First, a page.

Customization of textiles to design fitted face masks

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Image courtesy of MIT and Lavendar Tessmer

Researchers at the Massachusetts Institute of Technology have developed an active fiber and process that uses heat to activate face masks and conform to an individual’s face.

The COVID-19 pandemic has highlighted the importance of face masks that effectively seal around the nose and mouth. However, faces and their features vary and make standard one-size-fits-all masks less effective.

Lavender Tessmer, a PhD candidate in MIT’s Department of Architecture, has created an active fiber and process that uses heat with a specific knitted textile architecture to activate a mask to conform to specific faces. It uses standard textile equipment and a new customization process that allows any manufacturer to create a personalized mask.

Before the pandemic, Tessmer was working with Associate Professor Skylar Tibbits in the Department of Architecture on programmable materials that can be activated to sense, react and transform with the goal of creating high-tech clothing. The focus changed for scholars in the spring of 2020.

“Lavender was already trying to make textile garments with a custom fit, so we could quickly move into making custom masks,” Tibbits said in a post. Press release. “But the main challenge with any customization is that you can’t make every mask unique. It becomes a factory logistics problem. You must be able to mass produce them. Customers don’t want to wait weeks or months for their unique mask. »

The mass-produced mask is tailored to an individual face using a two-dimensional or three-dimensional knit structure created by Tessmer. She also created one of two active fibers needed to react to heat so that the fabric moves in a predictable way.

Active fibers in the knit structure can help provide a snug fit around facial features. Image courtesy of MIT.

“There had to be a clear relationship between the amount of heat applied, the method of application with the robot, and a predictable outcome in the dimensional transformation of the fabric,” Tessmer said. “It was an iterative process between developing the multi-layered fabric, measuring its dimensional change, and then allowing the robot to apply heat in a repeatable and predictable way.”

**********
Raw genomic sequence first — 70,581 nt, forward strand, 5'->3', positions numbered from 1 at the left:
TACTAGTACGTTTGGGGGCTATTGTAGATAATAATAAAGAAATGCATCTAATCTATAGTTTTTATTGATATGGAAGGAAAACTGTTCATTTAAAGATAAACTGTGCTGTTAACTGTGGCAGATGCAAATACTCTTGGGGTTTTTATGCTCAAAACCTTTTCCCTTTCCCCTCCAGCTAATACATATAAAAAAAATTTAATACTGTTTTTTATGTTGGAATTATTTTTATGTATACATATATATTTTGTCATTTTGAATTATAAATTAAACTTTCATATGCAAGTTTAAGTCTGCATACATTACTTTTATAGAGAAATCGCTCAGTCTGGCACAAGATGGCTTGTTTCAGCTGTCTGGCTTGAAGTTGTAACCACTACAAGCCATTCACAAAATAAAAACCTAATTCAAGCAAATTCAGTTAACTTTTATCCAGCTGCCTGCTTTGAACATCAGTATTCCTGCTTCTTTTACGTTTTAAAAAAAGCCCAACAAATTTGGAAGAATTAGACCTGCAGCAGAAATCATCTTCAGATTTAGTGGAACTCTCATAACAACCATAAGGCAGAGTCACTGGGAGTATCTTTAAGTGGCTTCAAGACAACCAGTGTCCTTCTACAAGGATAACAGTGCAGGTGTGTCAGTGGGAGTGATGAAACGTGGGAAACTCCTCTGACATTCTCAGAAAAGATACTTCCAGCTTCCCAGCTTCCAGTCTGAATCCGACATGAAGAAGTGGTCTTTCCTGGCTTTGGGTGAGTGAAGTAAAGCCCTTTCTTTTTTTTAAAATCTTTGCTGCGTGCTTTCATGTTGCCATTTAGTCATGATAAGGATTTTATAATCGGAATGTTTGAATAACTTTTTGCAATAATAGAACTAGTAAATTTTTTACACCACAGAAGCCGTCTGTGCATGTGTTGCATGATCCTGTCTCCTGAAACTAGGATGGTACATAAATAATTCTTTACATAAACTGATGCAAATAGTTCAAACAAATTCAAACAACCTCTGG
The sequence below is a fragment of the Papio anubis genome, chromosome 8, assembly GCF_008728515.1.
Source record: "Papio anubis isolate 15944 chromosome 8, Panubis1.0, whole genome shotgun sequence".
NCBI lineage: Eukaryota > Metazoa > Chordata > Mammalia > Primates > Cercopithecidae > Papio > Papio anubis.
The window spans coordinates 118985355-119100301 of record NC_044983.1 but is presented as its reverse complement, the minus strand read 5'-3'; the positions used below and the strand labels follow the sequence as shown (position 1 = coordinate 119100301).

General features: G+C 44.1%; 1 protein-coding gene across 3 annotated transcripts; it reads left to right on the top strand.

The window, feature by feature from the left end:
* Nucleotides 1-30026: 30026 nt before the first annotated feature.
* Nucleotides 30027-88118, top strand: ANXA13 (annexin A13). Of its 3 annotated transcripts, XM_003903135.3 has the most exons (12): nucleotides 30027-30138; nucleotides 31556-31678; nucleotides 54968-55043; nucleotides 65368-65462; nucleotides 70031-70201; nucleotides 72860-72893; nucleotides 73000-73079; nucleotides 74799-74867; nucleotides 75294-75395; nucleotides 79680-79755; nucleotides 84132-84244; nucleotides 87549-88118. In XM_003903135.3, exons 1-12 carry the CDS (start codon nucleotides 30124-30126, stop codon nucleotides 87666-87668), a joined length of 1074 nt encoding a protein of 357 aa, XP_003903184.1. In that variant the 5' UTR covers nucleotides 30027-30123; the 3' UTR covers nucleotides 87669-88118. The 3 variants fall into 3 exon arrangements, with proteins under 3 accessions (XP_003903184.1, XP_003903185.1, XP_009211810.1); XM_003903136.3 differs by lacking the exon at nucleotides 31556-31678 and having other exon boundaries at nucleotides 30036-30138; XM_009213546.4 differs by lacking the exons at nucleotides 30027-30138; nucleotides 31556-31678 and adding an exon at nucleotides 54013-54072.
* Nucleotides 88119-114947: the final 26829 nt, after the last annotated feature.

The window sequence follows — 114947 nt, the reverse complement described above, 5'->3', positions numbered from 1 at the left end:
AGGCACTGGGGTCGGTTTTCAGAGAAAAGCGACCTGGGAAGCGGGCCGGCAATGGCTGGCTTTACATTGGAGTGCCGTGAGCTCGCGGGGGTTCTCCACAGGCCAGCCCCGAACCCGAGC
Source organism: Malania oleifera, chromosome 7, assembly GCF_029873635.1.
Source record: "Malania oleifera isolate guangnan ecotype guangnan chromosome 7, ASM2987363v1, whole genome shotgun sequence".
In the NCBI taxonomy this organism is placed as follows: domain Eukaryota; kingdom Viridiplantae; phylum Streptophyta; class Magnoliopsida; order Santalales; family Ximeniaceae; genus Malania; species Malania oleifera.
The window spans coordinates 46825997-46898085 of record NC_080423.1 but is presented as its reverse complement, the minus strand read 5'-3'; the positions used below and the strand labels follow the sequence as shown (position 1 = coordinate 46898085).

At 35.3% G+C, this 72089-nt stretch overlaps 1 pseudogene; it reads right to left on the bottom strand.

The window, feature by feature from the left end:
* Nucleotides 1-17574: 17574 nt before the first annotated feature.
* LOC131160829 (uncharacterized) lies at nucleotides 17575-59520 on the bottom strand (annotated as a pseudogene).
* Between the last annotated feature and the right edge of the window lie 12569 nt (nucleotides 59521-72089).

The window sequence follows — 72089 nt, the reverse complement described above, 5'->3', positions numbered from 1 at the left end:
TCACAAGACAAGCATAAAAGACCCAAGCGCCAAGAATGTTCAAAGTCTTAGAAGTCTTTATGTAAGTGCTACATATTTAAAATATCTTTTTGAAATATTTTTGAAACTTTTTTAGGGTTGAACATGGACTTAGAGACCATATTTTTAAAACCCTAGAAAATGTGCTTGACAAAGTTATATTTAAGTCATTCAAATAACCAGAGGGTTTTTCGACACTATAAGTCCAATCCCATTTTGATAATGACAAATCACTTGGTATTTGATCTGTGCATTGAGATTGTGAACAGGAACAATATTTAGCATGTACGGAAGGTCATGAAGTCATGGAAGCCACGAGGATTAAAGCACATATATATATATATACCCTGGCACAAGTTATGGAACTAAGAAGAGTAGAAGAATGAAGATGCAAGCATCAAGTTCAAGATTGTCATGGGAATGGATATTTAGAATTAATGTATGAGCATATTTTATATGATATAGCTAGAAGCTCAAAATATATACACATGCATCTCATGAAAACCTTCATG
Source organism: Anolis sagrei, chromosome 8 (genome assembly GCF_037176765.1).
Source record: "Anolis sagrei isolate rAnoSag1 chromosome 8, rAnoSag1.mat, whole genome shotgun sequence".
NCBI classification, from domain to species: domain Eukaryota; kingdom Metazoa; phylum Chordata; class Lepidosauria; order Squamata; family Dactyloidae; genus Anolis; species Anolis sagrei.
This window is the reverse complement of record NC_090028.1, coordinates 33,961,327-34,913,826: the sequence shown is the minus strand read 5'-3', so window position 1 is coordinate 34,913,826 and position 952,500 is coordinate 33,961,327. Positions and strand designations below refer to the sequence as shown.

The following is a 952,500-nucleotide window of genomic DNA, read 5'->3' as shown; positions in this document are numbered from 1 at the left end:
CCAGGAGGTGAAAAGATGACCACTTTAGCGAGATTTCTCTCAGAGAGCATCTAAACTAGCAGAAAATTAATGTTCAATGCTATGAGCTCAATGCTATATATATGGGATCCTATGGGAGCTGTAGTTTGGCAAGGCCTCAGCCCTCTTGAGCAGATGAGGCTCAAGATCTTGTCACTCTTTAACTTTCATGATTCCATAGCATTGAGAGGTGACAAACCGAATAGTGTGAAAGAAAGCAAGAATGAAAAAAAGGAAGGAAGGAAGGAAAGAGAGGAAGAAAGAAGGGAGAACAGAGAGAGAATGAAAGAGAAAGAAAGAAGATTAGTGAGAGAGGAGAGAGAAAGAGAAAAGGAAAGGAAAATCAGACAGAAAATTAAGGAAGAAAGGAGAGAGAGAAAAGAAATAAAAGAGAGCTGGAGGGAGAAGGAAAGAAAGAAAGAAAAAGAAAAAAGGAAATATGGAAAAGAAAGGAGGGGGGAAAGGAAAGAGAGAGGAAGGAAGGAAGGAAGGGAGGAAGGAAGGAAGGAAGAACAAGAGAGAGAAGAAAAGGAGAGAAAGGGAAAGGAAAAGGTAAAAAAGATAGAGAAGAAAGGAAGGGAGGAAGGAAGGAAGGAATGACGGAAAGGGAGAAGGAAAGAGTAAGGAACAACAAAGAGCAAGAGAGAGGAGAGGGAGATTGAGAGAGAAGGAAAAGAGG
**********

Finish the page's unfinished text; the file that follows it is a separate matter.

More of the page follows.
The mask’s starting shape is large enough to fit almost any face before wearing. Tessmer inputted the dimensions of an individual’s face, and the knit masks were activated with a robotic arm and a heat gun that applied heat in specific patterns to precisely fit them to the unique facial measurements.

“The goal was to transform a mask to get the perfect fit for anyone’s face, which is a major challenge with masks and other garments,” Tibbits said. “No one has really figured out how to do this other than hiring a tailor or having a lot of standard sizes that don’t fit perfectly.”

The group, working with the Ministry of Supply, designed, tested and developed a mask in five days and produced 4,000 masks in two weeks for healthcare workers.

Like many sewn-at-home masks during the pandemic, the fitted masks from Tessmer and Tibbits focus on how the mask fits and not what properties the material needs to filter out airborne particles, but filters can be included to improve efficiency, the researchers said. Form-fitting masks are reusable and washable.

“Our goal was better fibers and a controllable, repeatable process to create a bespoke mask,” Tessmer said.

“At the end of every project, there are always things you find that need improvement. There’s a lot of future fabric development, for example. But I’m happy with the project because it’s a working proof of concept for my idea, and I’m confident it works.

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